What did it take to get Peter Jackson to keep The Hobbit in New Zealand, despite his very public protestations that the “damage” had been done at the mere threat of a union strike? In the end, all Jackson apparently needed was the complete and total kowtowing of the New Zealand government, which has now promised to introduce legislation drawing distinctions between independent contractors and employees as they relate to the film industry only, ensuring that international studios like Warner Bros. feel free to set up shop in their country for years to come without further worry of having to deal with local labor representatives.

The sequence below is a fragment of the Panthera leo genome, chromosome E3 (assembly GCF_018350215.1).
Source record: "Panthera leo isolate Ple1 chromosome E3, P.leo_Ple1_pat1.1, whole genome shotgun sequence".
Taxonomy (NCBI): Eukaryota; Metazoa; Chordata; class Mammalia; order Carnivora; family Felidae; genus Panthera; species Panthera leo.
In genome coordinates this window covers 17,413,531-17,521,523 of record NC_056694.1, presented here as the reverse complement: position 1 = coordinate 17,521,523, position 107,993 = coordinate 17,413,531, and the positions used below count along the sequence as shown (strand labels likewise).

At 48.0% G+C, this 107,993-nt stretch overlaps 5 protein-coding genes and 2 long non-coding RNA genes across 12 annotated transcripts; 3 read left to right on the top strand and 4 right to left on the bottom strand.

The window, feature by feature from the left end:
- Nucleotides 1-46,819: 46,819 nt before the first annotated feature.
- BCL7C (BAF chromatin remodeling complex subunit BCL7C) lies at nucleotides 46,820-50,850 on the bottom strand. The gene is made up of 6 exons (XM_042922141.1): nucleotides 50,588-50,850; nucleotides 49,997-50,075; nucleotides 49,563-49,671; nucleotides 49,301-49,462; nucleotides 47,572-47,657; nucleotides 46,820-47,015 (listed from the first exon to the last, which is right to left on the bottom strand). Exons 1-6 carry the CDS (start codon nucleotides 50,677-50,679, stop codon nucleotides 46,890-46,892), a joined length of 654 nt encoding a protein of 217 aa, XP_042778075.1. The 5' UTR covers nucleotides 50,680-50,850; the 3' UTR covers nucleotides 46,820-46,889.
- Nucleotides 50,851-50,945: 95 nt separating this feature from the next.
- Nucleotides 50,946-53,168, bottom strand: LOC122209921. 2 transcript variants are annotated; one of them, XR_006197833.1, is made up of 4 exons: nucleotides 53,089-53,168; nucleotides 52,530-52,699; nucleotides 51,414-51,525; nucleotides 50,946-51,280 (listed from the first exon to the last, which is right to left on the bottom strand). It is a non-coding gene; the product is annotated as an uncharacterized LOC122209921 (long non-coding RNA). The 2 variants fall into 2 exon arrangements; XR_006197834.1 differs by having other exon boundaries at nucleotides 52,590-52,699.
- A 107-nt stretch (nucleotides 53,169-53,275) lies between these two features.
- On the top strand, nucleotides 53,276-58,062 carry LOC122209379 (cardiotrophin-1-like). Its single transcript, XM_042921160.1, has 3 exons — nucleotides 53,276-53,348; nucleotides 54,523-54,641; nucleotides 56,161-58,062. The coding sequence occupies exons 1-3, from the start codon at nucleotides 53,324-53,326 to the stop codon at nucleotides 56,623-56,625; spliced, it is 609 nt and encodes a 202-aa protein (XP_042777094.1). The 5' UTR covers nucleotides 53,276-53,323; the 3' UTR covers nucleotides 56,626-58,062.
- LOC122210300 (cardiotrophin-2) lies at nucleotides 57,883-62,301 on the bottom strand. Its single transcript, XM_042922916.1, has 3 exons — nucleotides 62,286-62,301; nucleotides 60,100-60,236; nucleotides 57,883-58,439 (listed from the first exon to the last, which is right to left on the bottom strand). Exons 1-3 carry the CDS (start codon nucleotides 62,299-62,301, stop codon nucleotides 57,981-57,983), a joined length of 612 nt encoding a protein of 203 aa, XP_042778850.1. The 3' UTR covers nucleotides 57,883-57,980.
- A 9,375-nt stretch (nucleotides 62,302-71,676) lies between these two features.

As a further “we’re sorry, please don’t ever leave us,” New Zealand also gave the production an extra $7.5 million in tax rebates per movie, will offset another $10 million of the studio’s marketing costs, agreed to host the world premiere, and is now setting off on a “long-term strategic partnership” with Warner Bros. that will find the government itself promoting The Hobbit, both as part of its tourism board and as a lure for other productions to come and film there. So yeah, that’s all he needed. Also, the fans.